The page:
With support from the University of Richmond

History News Network

History News Network puts current events into historical perspective. Subscribe to our newsletter for new perspectives on the ways history continues to resonate in the present. Explore our archive of thousands of original op-eds and curated stories from around the web. Join us to learn more about the past, now.

The Feinstein Situation Shows the Senate Dems Have No Plan

Dianne Feinstein’s decision to step back as a member of the Senate Judiciary Committee as she recovers from shingles is a reminder of a larger dilemma facing the Senate: what to do when senators, serving six-year terms, are incapable of fulfilling their role for months or even years. Outside of voluntary resignation, the options the Senate faces are either expulsion—requiring a two-thirds vote—or living with a long-term vacancy or a senator truly incapable of making appropriate decisions.

This is not a new problem, but it’s one we need to fix, finally. Karl Mundt, a senator from South Dakota, suffered a debilitating stroke late in 1969, and remained unable to work while occupying his Senate seat until his term ended in January 1973. During those three-plus years, he was removed from his committees and his wife ran his staff. But she refused every request to have him resign. South Carolina’s Strom Thurmond, who served for 46 years in the Senate until age 100, was visibly infirm and confused during his final term, and his chief of staff was effectively making decisions for him for years.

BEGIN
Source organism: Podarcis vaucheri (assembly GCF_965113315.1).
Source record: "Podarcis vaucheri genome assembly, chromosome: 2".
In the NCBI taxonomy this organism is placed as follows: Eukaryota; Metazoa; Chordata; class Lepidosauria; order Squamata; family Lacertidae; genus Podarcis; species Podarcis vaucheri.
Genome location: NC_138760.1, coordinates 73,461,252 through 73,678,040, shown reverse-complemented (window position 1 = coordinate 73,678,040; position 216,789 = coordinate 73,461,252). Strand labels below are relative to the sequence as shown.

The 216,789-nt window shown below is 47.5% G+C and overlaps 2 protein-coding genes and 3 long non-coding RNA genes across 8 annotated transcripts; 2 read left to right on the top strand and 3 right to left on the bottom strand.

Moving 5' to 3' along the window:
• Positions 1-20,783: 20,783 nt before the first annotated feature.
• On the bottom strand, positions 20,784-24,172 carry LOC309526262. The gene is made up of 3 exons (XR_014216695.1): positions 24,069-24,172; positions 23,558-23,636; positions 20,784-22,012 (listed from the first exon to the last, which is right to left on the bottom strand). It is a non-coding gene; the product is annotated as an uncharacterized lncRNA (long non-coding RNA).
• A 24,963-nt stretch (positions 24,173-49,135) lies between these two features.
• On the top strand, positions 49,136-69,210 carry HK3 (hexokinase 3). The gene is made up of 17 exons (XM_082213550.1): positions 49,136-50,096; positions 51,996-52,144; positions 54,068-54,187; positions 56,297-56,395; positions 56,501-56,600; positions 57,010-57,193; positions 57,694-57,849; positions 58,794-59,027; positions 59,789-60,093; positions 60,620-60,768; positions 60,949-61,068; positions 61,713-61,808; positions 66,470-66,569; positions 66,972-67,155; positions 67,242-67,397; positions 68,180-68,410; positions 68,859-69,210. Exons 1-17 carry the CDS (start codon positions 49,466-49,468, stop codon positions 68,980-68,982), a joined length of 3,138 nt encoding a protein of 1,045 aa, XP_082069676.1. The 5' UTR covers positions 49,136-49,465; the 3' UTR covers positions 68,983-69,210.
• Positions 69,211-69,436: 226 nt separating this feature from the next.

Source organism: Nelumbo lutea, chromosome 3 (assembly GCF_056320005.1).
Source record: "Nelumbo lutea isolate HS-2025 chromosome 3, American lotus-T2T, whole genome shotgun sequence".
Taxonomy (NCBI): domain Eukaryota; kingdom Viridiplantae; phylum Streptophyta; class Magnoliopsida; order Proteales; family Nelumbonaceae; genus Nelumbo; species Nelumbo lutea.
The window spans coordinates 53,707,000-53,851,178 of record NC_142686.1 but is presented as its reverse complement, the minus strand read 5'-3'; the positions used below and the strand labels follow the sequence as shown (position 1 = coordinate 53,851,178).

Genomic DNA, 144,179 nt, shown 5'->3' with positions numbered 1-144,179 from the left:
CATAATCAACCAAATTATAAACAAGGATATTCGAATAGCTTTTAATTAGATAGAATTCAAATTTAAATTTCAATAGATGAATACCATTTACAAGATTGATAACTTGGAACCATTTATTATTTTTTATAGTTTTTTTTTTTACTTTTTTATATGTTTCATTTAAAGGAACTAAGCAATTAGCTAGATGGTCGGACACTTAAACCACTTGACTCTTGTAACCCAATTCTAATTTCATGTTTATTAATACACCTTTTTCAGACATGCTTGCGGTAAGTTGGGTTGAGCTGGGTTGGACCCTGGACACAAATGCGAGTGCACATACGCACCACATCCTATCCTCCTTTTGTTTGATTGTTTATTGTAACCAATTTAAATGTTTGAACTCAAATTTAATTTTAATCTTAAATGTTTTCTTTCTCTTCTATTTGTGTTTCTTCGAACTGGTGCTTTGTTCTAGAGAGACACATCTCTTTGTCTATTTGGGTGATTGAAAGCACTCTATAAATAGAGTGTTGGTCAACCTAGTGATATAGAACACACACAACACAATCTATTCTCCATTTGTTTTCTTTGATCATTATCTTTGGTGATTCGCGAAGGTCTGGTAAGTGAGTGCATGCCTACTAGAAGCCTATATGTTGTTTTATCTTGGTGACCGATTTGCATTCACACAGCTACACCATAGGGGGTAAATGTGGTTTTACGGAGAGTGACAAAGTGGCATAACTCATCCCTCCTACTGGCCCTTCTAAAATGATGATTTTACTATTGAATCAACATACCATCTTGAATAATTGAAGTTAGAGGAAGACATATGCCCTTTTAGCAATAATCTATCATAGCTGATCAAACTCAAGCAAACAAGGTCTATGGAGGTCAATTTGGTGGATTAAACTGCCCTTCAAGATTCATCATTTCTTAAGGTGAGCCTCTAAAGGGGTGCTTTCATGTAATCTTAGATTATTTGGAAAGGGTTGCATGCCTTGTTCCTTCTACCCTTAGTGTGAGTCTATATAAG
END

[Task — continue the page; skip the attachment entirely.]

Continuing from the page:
Then there are cases of senators suffering serious and debilitating physical injuries or diseases. Tim Johnson of South Dakota and Mark Kirk of Illinois had brain injuries that kept them out of the Senate and facing surgery and rehabilitation for months before both returned to finish out their terms. Ted Kennedy and John McCain had glioblastomas that meant long absences until both died from their brain tumors. And there are more limited absences, such as John Fetterman’s for two months to deal with his clinical depression.

When the American Enterprise Institute and the Brookings Institution created the Continuity of Government Commission after 9/11, my fellow members and I grappled with this issue. We considered what to do when a terrorist attack and an anthrax scare aimed at the Senate had the possibility of putting dozens of senators in intensive care, leaving the chamber potentially for months or years without a quorum and unable to operate. And then, of course, COVID created another danger of mass incapacitation with no clear remedy.

Our original commission recommended a procedure for temporary emergency replacements, individuals who could serve until the incapacitated lawmakers could sign affidavits indicating that they were ready and willing to resume their seats. After the pandemic began, our reconstituted commission recommended a form of remote voting if lawmakers were not capable of physically coming to the Capitol to vote on the floor or in committees. The House implemented a system of proxy voting, which was eliminated this year when the Republicans took the majority. The Senate did nothing.

Read entire article at The Atlantic